On 14 August 2018, the Morandi Bridge, part of the Polcevera viaduct linking Italy to France via the A10 motorway, suffered a partial collapse. As a result, the share price of Atlantia, the listed corporation managing part of Italy’s highway system, suffered a 25% drop in value.
Deminor Recovery Services is currently examining the official documents associated with the event to determine whether investors may have potential claims against one or more of the parties under criminal investigation.
Event background and timeline
The Morandi Bridge, one of Genoa’s landmarks, was completed in 1967. 14 years later in 1981, experts determined that the bridge had deteriorated faster than expected – particularly pylon 9, the one that collapsed in August during a heavy rainstorm, killing 43 people. However, no retrofitting works were discussed before 2015, when Autostrade per l’Italia (ASPI) – a sister company of Atlantia, 30.25% controlled by the Benetton family – began discussing a reinforcement project.
The results of an external analysis of the bridge were delivered by May 2016, showing instability and the need for continuous monitoring of pylons 9 and 10, which was never done. ASPI’s board of directors requested the approval of the Ministry of Infrastructure and Transport (MIT) only in October 2017, which was granted 150 days later. Ultimately, the June 2018 approval came too late for the Morandi Bridge.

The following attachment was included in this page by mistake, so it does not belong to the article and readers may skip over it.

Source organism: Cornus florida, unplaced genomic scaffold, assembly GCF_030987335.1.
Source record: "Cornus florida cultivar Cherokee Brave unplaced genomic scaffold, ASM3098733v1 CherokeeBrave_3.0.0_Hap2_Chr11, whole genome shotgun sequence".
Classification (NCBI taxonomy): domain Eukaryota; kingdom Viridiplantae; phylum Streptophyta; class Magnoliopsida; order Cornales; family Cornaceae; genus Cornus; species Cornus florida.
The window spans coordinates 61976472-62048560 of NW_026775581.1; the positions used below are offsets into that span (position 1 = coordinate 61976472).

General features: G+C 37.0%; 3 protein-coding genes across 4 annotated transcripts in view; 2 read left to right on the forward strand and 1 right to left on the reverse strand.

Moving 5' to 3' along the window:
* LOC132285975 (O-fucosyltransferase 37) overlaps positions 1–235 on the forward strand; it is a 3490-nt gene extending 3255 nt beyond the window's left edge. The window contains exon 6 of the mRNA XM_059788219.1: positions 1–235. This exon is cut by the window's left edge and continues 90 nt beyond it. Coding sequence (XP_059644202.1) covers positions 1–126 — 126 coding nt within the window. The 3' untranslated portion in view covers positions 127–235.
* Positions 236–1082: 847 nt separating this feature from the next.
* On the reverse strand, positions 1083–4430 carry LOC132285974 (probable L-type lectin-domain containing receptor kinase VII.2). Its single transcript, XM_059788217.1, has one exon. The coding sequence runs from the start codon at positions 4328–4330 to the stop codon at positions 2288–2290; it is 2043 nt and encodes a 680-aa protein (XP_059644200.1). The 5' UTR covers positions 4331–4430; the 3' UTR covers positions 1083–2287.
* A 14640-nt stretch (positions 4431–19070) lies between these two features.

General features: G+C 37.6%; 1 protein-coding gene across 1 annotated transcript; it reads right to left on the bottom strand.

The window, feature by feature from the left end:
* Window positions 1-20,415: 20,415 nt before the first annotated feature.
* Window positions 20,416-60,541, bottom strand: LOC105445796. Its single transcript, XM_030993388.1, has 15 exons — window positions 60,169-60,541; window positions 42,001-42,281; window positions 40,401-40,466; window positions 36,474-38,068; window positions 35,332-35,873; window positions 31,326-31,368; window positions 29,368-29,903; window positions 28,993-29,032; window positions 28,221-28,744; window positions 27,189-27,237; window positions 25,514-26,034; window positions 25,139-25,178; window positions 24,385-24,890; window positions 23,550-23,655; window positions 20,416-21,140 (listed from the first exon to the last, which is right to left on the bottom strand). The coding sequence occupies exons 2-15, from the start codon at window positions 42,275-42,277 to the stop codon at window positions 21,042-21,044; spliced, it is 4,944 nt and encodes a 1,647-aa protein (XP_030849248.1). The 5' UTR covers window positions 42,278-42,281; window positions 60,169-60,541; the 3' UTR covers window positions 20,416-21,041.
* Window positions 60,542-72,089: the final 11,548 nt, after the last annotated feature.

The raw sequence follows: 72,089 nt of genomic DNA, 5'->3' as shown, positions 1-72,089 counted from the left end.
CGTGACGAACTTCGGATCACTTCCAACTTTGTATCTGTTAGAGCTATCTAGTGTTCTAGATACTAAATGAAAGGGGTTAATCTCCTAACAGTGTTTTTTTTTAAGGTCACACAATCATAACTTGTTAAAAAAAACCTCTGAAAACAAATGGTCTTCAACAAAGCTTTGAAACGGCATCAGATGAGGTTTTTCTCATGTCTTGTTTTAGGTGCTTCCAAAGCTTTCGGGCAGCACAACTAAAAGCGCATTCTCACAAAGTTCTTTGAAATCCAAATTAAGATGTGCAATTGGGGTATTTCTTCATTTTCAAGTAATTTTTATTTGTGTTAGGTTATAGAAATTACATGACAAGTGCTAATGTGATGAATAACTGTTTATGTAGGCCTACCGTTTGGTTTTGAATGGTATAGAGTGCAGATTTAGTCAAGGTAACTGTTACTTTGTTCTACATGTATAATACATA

The value of Atlantia dropped by around 25% in just a few days after the bridge collapse, a loss of 5.5 billion euro.
Key red flags suggesting liability
Our investigation seeks to determine whether Atlantia’s top management and board of directors were aware of the stability issues of the bridge, and from when. The following red flags may indicate that investors have claims against losses suffered due to the event.
- ASPI’s board was aware of the urgent need to intervene after the external analysis of the bridge in as early as 2015.
- 5 e-mails sent by ASPI maintenance works manager Michele Donferri Mitelli in February, March and April 2018 suggest that ASPI was concerned about the stability of the bridge.
- In 1 of the 5 e-mails, Mitelli expressed his concern that works were unlikely to begin until the 2nd half of 2019/beginning of 2020 due to long approval times, suggesting urgency.
- 20 individuals, including senior executives of ASPI and Atlantia as well as ASPI itself, are under criminal investigation.
Next steps forward
While these red flags are concerning, Deminor Recovery Services has not yet decided to open this case for registration. We base our inquiry on publicly available official documents and do not have a clear indication of specific liabilities at this time. If our team does identify specific liabilities in the course of our ongoing investigation, Deminor Recovery Services will inform investors in due time.
Written on September 14, 2018 by
Country Manager Italy. Responsible for promoting and managing Italian cases in the three core business area of Deminor: Investment Recovery, Antitrust Damages, and Commercial Litigation
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